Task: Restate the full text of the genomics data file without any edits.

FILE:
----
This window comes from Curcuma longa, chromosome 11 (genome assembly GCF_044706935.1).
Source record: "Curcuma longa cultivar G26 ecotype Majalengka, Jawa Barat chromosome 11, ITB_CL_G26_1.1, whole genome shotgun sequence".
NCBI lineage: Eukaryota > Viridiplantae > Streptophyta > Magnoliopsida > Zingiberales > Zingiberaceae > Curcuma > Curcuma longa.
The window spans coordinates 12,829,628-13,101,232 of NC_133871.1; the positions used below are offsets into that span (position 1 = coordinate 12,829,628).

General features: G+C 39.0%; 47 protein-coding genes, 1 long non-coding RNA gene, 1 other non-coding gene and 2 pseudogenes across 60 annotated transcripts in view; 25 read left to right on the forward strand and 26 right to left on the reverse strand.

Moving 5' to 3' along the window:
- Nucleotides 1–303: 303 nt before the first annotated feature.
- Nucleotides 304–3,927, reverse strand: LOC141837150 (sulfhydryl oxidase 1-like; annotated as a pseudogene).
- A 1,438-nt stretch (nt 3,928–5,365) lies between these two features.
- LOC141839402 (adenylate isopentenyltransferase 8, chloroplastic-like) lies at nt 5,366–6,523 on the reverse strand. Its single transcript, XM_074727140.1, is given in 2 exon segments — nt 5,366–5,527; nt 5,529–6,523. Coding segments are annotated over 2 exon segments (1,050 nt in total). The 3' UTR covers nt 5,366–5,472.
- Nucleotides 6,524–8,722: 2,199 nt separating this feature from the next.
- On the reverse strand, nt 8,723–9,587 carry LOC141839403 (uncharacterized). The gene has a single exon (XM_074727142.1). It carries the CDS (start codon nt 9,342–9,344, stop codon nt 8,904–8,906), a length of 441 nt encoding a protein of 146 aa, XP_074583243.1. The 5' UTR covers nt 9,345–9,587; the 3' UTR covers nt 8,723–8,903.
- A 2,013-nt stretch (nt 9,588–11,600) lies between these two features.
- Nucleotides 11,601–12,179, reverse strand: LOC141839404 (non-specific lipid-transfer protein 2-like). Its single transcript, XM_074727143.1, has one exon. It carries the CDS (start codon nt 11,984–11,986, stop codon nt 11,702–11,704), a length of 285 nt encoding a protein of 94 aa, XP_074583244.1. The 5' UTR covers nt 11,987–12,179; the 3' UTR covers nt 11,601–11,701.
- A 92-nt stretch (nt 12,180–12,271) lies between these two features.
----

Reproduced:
This window comes from Curcuma longa, chromosome 11 (genome assembly GCF_044706935.1).
Source record: "Curcuma longa cultivar G26 ecotype Majalengka, Jawa Barat chromosome 11, ITB_CL_G26_1.1, whole genome shotgun sequence".
NCBI lineage: Eukaryota > Viridiplantae > Streptophyta > Magnoliopsida > Zingiberales > Zingiberaceae > Curcuma > Curcuma longa.
The window spans coordinates 12,829,628-13,101,232 of NC_133871.1; the positions used below are offsets into that span (position 1 = coordinate 12,829,628).

General features: G+C 39.0%; 47 protein-coding genes, 1 long non-coding RNA gene, 1 other non-coding gene and 2 pseudogenes across 60 annotated transcripts in view; 25 read left to right on the forward strand and 26 right to left on the reverse strand.

Moving 5' to 3' along the window:
- Nucleotides 1–303: 303 nt before the first annotated feature.
- Nucleotides 304–3,927, reverse strand: LOC141837150 (sulfhydryl oxidase 1-like; annotated as a pseudogene).
- A 1,438-nt stretch (nt 3,928–5,365) lies between these two features.
- LOC141839402 (adenylate isopentenyltransferase 8, chloroplastic-like) lies at nt 5,366–6,523 on the reverse strand. Its single transcript, XM_074727140.1, is given in 2 exon segments — nt 5,366–5,527; nt 5,529–6,523. Coding segments are annotated over 2 exon segments (1,050 nt in total). The 3' UTR covers nt 5,366–5,472.
- Nucleotides 6,524–8,722: 2,199 nt separating this feature from the next.
- On the reverse strand, nt 8,723–9,587 carry LOC141839403 (uncharacterized). The gene has a single exon (XM_074727142.1). It carries the CDS (start codon nt 9,342–9,344, stop codon nt 8,904–8,906), a length of 441 nt encoding a protein of 146 aa, XP_074583243.1. The 5' UTR covers nt 9,345–9,587; the 3' UTR covers nt 8,723–8,903.
- A 2,013-nt stretch (nt 9,588–11,600) lies between these two features.
- Nucleotides 11,601–12,179, reverse strand: LOC141839404 (non-specific lipid-transfer protein 2-like). Its single transcript, XM_074727143.1, has one exon. It carries the CDS (start codon nt 11,984–11,986, stop codon nt 11,702–11,704), a length of 285 nt encoding a protein of 94 aa, XP_074583244.1. The 5' UTR covers nt 11,987–12,179; the 3' UTR covers nt 11,601–11,701.
- A 92-nt stretch (nt 12,180–12,271) lies between these two features.